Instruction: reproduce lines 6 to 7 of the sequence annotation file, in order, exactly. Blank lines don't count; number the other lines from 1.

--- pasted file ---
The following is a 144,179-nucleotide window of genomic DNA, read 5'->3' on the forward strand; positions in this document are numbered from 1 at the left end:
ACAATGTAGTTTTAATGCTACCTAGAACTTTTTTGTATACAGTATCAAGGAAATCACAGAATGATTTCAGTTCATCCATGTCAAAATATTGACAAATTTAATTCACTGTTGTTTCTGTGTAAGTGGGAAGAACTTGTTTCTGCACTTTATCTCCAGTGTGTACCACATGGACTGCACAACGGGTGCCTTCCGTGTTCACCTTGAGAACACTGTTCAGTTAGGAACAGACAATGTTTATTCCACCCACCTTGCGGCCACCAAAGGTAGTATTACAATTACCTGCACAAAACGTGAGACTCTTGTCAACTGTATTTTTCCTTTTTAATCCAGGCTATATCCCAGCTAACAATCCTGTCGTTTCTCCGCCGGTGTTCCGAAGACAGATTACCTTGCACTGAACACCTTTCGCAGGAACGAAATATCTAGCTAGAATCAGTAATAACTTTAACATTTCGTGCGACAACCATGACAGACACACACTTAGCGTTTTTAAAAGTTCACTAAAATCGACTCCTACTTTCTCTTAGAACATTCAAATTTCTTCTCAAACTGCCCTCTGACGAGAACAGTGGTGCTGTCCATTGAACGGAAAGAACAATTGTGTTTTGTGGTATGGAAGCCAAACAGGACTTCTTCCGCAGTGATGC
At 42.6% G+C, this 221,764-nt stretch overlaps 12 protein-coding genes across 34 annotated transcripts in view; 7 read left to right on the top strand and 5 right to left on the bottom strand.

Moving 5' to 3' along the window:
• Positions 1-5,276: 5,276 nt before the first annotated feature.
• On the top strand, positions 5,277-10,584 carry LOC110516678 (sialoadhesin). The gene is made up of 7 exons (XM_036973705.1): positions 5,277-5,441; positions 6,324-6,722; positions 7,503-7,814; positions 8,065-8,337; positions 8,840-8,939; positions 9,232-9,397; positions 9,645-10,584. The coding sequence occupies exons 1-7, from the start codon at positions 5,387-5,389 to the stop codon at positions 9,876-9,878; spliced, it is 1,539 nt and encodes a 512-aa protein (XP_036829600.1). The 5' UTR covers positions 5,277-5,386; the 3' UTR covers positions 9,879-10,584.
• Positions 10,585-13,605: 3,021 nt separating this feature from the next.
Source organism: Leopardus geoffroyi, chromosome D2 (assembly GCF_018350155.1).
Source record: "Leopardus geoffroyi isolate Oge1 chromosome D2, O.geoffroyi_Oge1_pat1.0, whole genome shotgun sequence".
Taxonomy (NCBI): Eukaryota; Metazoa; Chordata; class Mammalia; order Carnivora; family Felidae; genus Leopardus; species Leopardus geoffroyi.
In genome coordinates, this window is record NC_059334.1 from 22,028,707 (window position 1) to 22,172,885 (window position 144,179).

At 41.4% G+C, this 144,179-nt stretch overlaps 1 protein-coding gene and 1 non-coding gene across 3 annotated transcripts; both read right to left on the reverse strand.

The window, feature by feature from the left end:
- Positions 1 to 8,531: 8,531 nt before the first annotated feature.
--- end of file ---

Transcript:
• On the top strand, positions 5,277-10,584 carry LOC110516678 (sialoadhesin). The gene is made up of 7 exons (XM_036973705.1): positions 5,277-5,441; positions 6,324-6,722; positions 7,503-7,814; positions 8,065-8,337; positions 8,840-8,939; positions 9,232-9,397; positions 9,645-10,584. The coding sequence occupies exons 1-7, from the start codon at positions 5,387-5,389 to the stop codon at positions 9,876-9,878; spliced, it is 1,539 nt and encodes a 512-aa protein (XP_036829600.1). The 5' UTR covers positions 5,277-5,386; the 3' UTR covers positions 9,879-10,584.
• Positions 10,585-13,605: 3,021 nt separating this feature from the next.